Kagittan Hayatlar (Paper Lives) Movie Review: An unrestrained drama that leaves you teary-eyed
As heartbreaking as the climax is, Ulusoy forces the viewer to look at the story in a new light, one could even prod you to watch this film again, especially
Stark and raw best describes the Turkish film Kagittan Hayatlar (Paper Lives) currently showing on Netflix. In 'Struggle Alley in Istanbul, Mehmet (Cagatay Ulusoy), an ailing middle-aged man, runs a solid waste warehouse. One night, he finds a young boy, Ali (Emir Ali Dogrul) - a runaway looking for shelter.
Having suffered a similar fate and grown up alongside castaways and orphans, Mehmet decides to take the boy in while waiting for the mother to be found. The relationship between the two transports Mehmet back to his own childhood days. A simple story that guarantees to touch your core, the narration has a profound respect for the realities of life.
Director: Can Ulkay
Cast: Çağatay Ulusoy, Emir Ali Dogrul, Ersin Arici
Streaming on: Netflix
The existence of Mehmet, his brother (Ersin Arici), and other child workers at the warehouse are as fragile as paper. They have only each other for support, and what others deem garbage is their source of livelihood.
As Ali and Mehmet's friendship deepen, the director treats us to some heartwarming sequences by adding multiple layers to this tragic drama. For example, the gift of a garbage-collecting cart is a rite-of-passage that resembles a bicycle presented by a parent to a child. Without giving away much, the scene is a heart-breaker.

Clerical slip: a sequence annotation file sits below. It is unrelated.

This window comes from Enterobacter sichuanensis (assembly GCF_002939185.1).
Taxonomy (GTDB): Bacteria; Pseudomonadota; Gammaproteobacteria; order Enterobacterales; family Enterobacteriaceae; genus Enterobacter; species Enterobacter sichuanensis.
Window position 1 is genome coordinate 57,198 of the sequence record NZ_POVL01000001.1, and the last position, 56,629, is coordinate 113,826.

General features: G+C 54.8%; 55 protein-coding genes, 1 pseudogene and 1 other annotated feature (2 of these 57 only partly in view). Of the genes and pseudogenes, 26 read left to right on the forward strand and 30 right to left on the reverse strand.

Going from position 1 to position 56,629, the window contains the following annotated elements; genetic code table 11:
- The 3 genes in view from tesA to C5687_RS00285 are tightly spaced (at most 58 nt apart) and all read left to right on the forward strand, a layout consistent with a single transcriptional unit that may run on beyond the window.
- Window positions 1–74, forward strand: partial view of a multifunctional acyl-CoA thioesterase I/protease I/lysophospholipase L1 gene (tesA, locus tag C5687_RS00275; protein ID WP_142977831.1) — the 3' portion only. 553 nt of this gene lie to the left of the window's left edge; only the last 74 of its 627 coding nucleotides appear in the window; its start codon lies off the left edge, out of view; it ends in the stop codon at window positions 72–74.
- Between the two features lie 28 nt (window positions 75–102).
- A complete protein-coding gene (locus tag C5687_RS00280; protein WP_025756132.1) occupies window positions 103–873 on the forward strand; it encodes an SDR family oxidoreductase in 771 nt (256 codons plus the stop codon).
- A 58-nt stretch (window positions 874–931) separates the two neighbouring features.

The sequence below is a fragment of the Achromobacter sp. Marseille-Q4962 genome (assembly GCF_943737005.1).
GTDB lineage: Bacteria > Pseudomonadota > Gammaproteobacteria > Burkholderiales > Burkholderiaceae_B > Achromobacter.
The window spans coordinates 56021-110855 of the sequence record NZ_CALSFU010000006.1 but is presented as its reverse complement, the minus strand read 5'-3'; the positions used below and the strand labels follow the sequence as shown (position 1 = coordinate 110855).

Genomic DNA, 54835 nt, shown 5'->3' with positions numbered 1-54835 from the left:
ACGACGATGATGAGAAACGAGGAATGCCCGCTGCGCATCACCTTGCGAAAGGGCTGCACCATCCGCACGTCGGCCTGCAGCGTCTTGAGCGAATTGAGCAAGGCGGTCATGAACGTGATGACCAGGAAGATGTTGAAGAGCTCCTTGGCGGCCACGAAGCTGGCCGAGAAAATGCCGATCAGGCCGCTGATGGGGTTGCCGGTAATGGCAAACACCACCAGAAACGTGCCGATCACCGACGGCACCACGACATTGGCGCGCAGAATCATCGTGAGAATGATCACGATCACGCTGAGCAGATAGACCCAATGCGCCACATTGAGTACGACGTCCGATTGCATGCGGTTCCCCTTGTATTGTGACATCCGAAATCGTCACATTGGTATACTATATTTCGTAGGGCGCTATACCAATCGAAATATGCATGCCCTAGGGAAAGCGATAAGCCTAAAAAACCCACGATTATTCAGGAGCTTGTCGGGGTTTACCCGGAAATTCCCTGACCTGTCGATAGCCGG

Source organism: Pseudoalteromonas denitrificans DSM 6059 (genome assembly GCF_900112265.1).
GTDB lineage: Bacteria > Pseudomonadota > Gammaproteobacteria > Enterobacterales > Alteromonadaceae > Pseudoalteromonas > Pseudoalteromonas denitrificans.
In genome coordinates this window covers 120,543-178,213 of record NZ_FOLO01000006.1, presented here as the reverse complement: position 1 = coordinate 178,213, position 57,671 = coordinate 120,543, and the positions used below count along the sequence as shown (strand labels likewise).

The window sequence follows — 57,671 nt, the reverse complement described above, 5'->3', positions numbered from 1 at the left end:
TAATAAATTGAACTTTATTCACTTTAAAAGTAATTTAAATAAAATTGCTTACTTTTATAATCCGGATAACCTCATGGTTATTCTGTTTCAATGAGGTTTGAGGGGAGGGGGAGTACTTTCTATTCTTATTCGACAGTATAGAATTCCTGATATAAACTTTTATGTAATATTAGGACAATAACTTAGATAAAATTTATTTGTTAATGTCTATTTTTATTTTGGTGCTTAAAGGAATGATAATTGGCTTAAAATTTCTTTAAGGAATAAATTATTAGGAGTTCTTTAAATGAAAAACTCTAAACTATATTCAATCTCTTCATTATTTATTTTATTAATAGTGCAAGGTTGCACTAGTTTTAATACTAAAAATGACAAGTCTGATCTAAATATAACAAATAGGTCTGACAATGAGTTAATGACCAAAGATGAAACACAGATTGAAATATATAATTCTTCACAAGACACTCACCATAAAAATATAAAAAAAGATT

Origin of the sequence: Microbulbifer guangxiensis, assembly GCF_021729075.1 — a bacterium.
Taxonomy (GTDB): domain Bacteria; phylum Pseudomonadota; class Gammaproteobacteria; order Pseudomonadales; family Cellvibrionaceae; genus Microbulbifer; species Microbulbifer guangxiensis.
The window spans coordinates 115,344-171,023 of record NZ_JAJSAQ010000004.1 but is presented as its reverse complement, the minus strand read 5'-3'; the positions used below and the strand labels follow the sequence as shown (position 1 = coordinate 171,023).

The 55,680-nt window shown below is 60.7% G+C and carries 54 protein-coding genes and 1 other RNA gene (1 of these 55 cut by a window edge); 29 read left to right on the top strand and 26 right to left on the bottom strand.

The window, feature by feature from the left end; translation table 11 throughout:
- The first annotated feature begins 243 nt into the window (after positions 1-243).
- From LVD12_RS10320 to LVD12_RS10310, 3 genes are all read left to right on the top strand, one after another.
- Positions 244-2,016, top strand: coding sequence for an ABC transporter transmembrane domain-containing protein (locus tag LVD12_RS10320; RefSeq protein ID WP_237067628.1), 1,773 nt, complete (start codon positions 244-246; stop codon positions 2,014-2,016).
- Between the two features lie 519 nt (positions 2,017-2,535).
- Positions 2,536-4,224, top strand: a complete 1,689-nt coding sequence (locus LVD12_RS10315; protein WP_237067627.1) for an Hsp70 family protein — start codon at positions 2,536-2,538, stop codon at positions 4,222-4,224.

As a subject, the movie ought to feel heavy and chunky, but it is careful not to be expository. The characters get the time to breathe. For example, when Mehmet meets Ali for the first time, the latter is asked about his parents.
A sensitive conversation ensues that takes into account realistic pauses and tentative looks. But the subtlety gets lost as the narration goes on to becomes too direct. Yet the dialogues remain incisive throughout.
As heartbreaking as the climax is, Ulusoy forces the viewer to look at the story in a new light, one could even prod you to watch this film again, especially. Perhaps such final-act gimmicks are passé, but from the perspective of portraying mental health, the climax is effective and relevant.
The film also deals with drug usage among children. Unfortunately, the commentary gets a bit diluted as the topic is just a segue prop to move the script forward.
However, these are minor issues in the storytelling, and is not an indictment of the film’s emotional strength. This heartwarming story promises to stay with the viewer long after the remote control has been put down.